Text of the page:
Steve Greene, 24, of Hamtramck, flashes his rebel alliance key chain after a recent Phantom Menace preview as he explains that the Force has a tremendous impact on his daily life. When he’s having a good day, for example, he feels that the Force is with him. A bad day, on the other hand, has allowed the Force’s dark side to take hold.

He and cousin Aaron Greene, also 24 and from Hamtramck, study the Star Wars trilogy – and its accompanying backstories and spin-offs – with the same fervor that a pair of monks might devote to the Apocrypha. They’re looking for meanings and messages carried deep in the layers of the film.

The Force, rather than being a religion in and of itself, is more like a metaphor for religion, explains Steve. "It’s not a God thing – it can’t be compared to that. It’s more just like tapping into a mysterious energy, but sometimes I think religion is used to explain that energy."

Call it Tao, call it nature or call it God, the Force remains. Aaron sees it another way. "The Force is about the human spirit – about the belief in the power to do good. Nowadays people really get off on being cynical – Star Wars and the Force are one of the only noncynical things left."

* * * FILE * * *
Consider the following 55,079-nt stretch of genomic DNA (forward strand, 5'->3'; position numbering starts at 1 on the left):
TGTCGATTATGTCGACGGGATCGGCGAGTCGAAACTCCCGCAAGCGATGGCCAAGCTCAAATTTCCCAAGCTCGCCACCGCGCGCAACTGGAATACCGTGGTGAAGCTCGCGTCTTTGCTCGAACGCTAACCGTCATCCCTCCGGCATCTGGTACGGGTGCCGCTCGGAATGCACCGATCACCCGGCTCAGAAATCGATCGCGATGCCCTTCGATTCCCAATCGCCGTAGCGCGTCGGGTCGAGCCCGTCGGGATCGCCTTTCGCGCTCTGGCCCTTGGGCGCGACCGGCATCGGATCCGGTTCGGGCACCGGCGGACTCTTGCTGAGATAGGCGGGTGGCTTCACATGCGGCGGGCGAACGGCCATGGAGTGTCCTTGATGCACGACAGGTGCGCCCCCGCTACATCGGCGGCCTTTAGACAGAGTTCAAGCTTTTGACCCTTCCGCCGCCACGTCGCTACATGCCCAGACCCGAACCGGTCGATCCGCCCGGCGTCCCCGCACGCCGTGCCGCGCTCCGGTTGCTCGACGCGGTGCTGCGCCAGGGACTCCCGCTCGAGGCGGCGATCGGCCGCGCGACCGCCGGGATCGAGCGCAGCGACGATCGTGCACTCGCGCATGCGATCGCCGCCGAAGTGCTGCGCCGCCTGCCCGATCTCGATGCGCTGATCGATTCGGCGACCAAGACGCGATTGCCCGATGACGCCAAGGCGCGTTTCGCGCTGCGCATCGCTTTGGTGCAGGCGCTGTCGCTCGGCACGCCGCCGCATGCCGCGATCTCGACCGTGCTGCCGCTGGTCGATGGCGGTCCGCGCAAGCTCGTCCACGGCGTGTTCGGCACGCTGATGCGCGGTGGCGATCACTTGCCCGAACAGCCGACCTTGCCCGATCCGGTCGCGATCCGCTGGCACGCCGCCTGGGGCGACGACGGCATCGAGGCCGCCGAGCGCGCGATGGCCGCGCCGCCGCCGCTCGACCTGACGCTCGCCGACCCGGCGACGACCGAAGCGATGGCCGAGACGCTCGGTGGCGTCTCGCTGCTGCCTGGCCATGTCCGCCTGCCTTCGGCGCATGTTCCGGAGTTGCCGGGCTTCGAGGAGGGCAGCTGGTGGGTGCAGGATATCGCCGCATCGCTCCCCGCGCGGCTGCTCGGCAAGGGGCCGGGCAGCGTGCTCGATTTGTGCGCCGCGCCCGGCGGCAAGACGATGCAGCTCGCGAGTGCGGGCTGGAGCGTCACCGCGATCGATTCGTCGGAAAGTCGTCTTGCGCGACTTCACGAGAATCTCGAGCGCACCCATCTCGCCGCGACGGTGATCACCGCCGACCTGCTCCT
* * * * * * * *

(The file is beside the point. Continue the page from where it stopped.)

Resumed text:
But in an age where cynics turn to physics to explain the nature of God, it’s fitting that Episode One presents a similar explanation for the Force: Midi-chlorins – microscopic cells that live symbiotically inside all things – are the physical essence of the Force.

This scientific explanation is welcomed by some fans, but refused by others. John, a 29-year-old psychology student from Ferndale, who didn’t want to give his last name, is clearly outraged by the idea. "That was the only part of the movie I actually became angry at," he says. "It’s so biologically reductionist. I’ve always liked how there’s a mystical element to the Force, that it’s in everything."

At the JediNet fan Web site (www.jedinet.com), the debate over "midis" rages, but the amicable answer is that they can be likened to DNA. Perhaps it’s a compromise, but true believers aren’t likely to let go just because of a science-vs.-God controversy.

Chris Couling, 21, decided to become an artist because of Star Wars. "Following the morals and spirituality of the Jedi is a good way to live your life, for any religion you come from," he says. However, he doesn’t believe in the Force, exactly. "I’m a firm believer in Christ," he says, then quickly adds, "but the Force is something inside of you."

Anthony Morrow, 25, was "force-fed religion" in Catholic school, but has since stopped attending church. A fan who’s seen the trilogy more times than he can count, he says "I believe in Star Wars, ultimately. … Every single life experience, I can draw right back to Star Wars."

Even so, he doubts that Lucas or the Force would make it as an organized religion. But as a way of living life? Sure. "I think the belief system is huge," he says.